Culturing milk with sauerkraut brine?

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Culturing milk with sauerkraut brine?

Postby Rachel on Sun Nov 17, 2013 8:54 pm

I'm curious if you can culture milk with sauerkraut brine or other lacto-fermented brine to make yogurt or cheese or something like either of these. About a week ago, after not being able to find any answers on the question, I decided to just give it a try. I took 8 oz of milk and added 1tablespoon of brine to it. I left it on the counter for a couple of hours, but was afraid of spoilage so then put it into the fridge. I took it out to look at it and smell it every couple of days. At first it smelled like the brine and continued to look like regular milk. Over the course of the week it started to thicken. Now, after 1 week it has separated and smells different--I'm not sure how to describe it.

So do you think it has simply spoiled? Or could I press it through some cheesecloth and enjoy it on crackers? Thanks so much to anybody who has any info! :)

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Re: Culturing milk with sauerkraut brine?

Postby Gutted on Tue Nov 19, 2013 1:08 am

I think that it will taste horrid. The bacteria are not the types that are used for yoghurt. They will probably make it very bitter.

I usually make mine from probiotic capsules which have a number of different bacteria. I kept it cooler for one lot, around 30C and it came out very bitter. The capsules have quite a high % of L. plantarum in them so at the lower temperature they probably took over and made it acidic. Fermenting at lower temperatures will affect yoghurt because it's meant to be around body temperature up to the low 40s C.
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Re: Culturing milk with sauerkraut brine?

Postby WWFSM on Tue Nov 19, 2013 10:57 am

That sounds like a neat experiment. It's hard to know if it's safe without being there to smell it. But trust your senses, if it smells good and your gut doesn't give you a horrible sensation at the thought of eating it, maybe try a small lick and see how it tastes. Wait a while then try some more. If you do end up making cheese from it, let us know how it tastes.

The sauerkraut juice would be pretty acidic, so it makes sense that the milk would curdle. I've often wondered about using it to make a ricotta-like cheese, but then I find my vinegar and chicken out.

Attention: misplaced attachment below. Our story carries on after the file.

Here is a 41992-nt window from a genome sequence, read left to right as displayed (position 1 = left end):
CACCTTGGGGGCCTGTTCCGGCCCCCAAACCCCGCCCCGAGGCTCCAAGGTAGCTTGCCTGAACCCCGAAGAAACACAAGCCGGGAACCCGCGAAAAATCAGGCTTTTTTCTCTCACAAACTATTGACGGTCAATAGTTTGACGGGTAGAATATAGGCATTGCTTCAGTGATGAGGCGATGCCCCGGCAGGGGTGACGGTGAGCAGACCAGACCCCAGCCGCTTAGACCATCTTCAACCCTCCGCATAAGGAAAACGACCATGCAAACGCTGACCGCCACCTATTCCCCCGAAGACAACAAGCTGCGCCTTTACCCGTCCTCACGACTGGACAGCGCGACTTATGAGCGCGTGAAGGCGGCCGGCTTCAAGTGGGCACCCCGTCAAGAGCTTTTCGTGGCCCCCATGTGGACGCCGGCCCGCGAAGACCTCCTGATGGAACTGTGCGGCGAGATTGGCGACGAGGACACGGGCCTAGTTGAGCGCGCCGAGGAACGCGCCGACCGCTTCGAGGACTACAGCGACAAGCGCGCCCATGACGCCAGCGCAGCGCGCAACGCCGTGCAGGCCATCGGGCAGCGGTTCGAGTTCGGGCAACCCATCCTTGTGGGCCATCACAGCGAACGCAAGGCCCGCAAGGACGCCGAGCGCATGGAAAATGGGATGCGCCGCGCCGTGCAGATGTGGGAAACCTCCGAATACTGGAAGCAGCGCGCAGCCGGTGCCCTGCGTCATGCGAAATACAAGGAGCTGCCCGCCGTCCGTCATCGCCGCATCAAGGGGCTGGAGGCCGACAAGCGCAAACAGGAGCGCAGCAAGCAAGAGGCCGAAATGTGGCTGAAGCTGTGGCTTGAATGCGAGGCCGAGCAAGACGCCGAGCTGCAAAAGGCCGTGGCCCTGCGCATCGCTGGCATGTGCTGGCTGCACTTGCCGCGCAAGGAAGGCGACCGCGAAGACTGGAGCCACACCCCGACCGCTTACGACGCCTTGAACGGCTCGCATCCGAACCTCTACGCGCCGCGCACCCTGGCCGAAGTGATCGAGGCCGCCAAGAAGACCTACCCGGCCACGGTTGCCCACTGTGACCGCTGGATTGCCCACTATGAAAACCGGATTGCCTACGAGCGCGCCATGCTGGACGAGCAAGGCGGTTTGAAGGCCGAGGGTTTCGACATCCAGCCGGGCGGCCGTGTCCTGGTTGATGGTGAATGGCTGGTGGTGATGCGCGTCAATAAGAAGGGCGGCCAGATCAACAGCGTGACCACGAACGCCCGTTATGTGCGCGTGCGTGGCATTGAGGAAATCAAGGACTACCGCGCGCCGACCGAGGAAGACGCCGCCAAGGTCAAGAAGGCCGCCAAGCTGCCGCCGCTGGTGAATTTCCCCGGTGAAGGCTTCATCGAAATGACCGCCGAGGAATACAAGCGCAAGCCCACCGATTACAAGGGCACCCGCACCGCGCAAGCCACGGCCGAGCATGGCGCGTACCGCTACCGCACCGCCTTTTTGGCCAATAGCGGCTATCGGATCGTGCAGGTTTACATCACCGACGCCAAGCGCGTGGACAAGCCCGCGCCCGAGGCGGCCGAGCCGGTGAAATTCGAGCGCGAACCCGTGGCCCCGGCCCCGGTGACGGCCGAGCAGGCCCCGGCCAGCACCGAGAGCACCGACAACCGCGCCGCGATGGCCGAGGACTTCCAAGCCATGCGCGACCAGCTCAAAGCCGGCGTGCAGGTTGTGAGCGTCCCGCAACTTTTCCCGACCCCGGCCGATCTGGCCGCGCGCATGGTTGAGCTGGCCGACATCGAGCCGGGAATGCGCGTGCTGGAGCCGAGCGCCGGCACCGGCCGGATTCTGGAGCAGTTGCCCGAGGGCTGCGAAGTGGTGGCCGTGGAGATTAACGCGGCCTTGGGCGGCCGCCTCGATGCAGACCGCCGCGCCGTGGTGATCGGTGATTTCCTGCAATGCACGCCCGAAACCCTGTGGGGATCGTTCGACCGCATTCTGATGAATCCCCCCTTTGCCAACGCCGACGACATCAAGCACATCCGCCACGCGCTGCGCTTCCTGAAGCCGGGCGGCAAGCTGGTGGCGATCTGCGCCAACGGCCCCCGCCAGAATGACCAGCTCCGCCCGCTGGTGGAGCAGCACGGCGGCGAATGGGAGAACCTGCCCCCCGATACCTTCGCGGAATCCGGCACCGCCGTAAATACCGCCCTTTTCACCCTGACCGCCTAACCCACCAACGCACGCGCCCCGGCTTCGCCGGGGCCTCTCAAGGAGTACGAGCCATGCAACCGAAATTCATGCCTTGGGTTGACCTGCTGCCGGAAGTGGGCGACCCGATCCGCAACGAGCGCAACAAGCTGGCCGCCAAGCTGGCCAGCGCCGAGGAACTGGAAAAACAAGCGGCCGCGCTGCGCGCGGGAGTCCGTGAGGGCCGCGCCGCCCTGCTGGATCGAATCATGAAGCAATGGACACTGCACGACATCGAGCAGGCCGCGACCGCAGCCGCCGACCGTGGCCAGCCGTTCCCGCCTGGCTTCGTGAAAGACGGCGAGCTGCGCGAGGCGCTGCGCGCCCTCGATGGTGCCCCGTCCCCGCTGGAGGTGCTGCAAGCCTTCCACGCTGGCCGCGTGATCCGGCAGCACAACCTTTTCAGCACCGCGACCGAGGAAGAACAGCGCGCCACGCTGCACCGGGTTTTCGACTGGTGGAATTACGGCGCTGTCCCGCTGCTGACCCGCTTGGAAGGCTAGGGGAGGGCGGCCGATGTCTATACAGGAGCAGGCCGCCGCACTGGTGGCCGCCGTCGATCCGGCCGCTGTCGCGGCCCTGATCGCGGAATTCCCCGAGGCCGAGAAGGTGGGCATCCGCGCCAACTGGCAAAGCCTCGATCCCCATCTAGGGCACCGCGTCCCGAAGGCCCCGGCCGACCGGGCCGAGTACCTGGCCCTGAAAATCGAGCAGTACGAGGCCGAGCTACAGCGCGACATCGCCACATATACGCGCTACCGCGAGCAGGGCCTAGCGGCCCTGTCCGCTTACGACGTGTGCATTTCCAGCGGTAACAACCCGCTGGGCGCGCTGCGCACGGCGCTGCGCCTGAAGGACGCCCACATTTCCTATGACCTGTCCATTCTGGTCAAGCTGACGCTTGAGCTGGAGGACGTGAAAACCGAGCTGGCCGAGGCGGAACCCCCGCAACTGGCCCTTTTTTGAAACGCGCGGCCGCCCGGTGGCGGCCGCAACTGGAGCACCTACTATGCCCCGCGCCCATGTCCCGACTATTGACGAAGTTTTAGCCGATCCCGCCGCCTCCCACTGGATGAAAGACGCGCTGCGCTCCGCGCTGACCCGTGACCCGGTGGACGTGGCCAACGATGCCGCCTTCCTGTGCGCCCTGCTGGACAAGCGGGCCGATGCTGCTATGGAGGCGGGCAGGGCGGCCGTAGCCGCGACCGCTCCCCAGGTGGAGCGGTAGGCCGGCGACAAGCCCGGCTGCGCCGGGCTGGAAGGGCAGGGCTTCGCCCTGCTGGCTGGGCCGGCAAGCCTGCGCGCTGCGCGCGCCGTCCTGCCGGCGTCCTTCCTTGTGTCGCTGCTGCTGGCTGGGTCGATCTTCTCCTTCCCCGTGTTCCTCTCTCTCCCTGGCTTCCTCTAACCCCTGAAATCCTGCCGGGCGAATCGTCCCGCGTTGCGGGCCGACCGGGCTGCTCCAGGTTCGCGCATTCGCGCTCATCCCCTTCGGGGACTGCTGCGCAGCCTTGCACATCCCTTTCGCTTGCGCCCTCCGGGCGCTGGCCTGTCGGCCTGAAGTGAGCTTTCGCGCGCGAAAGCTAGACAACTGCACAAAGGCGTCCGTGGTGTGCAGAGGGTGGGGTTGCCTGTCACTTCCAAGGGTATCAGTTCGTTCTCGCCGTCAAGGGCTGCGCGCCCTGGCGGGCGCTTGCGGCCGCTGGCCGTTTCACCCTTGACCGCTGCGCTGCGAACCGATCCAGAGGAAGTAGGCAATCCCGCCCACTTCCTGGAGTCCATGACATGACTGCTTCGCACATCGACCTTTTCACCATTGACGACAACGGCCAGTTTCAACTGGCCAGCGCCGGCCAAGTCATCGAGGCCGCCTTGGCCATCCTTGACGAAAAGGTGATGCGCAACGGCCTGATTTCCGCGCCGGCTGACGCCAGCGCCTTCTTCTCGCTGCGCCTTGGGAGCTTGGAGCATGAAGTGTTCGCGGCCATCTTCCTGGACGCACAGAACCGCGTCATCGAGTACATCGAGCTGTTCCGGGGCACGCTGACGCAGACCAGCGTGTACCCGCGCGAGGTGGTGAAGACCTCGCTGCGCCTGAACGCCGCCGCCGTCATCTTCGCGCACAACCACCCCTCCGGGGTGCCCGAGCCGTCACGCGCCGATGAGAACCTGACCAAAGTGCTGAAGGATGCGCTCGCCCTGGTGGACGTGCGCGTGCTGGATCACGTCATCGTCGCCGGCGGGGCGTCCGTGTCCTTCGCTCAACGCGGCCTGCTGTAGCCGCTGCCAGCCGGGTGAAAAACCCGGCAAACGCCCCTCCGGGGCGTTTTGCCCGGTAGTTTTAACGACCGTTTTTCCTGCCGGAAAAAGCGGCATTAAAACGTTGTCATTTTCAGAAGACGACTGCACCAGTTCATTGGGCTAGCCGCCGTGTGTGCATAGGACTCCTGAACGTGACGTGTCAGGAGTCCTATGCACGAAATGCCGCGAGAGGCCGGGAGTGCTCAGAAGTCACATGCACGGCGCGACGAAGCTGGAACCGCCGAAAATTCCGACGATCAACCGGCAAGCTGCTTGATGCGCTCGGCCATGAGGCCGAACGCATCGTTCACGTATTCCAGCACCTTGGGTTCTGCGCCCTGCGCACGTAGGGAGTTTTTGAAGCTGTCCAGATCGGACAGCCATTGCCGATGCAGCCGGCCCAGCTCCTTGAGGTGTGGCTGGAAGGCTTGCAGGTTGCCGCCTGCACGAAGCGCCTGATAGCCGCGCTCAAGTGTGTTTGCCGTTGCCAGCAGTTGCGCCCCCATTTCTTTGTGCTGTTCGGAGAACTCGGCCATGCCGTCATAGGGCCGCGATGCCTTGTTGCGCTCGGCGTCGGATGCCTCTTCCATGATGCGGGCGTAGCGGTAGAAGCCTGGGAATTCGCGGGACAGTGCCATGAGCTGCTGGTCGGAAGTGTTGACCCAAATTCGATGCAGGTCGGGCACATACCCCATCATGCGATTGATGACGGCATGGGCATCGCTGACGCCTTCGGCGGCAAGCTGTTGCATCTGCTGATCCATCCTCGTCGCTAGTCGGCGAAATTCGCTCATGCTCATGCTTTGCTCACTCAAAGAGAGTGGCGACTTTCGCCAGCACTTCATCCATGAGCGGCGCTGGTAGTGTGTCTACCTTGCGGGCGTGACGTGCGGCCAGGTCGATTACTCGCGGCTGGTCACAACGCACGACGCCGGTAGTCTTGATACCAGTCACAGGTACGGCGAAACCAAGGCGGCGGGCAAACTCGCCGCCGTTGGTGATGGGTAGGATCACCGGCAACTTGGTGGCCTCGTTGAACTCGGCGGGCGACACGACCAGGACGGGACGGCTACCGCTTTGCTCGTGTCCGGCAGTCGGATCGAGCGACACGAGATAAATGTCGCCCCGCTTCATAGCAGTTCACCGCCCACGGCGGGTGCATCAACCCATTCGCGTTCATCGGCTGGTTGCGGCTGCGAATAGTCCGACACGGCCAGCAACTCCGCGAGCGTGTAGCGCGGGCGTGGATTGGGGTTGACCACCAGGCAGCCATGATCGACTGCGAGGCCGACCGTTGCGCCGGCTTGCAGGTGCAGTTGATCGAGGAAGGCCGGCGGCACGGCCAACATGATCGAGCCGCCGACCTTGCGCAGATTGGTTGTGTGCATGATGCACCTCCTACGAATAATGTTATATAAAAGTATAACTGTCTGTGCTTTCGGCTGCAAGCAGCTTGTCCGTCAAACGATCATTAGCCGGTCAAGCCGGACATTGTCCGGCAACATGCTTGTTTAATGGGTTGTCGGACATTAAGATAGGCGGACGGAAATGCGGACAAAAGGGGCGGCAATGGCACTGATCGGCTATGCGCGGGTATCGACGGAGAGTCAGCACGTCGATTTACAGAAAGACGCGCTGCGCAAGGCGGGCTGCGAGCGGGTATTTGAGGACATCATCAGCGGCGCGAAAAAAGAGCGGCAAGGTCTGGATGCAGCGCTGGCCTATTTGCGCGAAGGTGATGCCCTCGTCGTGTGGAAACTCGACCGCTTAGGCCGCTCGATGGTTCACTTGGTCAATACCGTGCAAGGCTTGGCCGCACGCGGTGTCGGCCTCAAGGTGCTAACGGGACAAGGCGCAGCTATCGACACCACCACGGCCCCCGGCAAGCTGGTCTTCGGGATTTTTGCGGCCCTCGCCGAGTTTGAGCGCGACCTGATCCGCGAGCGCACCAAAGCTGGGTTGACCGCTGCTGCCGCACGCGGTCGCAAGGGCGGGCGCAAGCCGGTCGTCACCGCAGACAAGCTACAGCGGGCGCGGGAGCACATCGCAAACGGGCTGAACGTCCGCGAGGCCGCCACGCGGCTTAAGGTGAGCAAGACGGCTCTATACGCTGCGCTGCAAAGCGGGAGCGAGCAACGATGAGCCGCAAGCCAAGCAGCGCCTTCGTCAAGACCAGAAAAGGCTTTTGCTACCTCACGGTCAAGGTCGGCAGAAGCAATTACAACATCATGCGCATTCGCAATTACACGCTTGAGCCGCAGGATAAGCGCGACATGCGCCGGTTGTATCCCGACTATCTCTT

I think Gutted has a point about it being too low a temperature. There are some cultures that do well at room temperature (65 - 75 degrees F) but most of them like to be a lot warmer. When I culture milk at a lower than recommended temperature it ends up somewhere between a bit sour and quite bitter.

Maybe a room temperature yoghurt starter might be right for you. Though whether or not the word yoghurt is right for these milk cultures, most people call them that because they tend to have the taste and texture of yoghurt, and we don't have a better word for them in English yet. There is no special equipment needed, just a bowl, a spoon, and a space on your countertop. I like Fil Mjolk best because it's so flexible and forgiving. It' makes fantastic cream cheese.

A few things I've done with it so far:,

and a few places that carry it. - this one shipps internationally.

Sorry I couldn't be more help, but do let us know how it turns out.
Doing my best to be the change I want to see in the world, one meal at a time.

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Re: Culturing milk with sauerkraut brine?

Postby bjdmytro on Mon Nov 19, 2018 7:06 pm

I did this successfully with soy yogurt last year, but I'm not certain if the bacteria did the trick or if the acidity of the kraut brine was the cause. Either way, it made a tangy, thick yogurt. I'm thinking about giving this a trial. In the coming days, I'll make a batch of in pint jars in my yogurt maker, some using a probiotic starter and some using kraut juice as a starter. Afterwards, I'll get back and say how it went.
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Re: Culturing milk with sauerkraut brine?

Postby bjdmytro on Tue Nov 27, 2018 9:18 am

I made a yogurt with sauerkraut brine as a starter. The starter took and cultured the milk, causing it to sour and coagulate, but the flavor was not ideal. It ended with a bitter flavor, reminiscent of cabbage, and a skunky smell. I tried eating this with granola and berries, but the bitter flavor overpowers. I've also made tzatziki sauce with it, and the bitter flavor is still heavily present. Overall, I have mixed feelings about the result and would probably stick to a conventional yogurt culture in the future.
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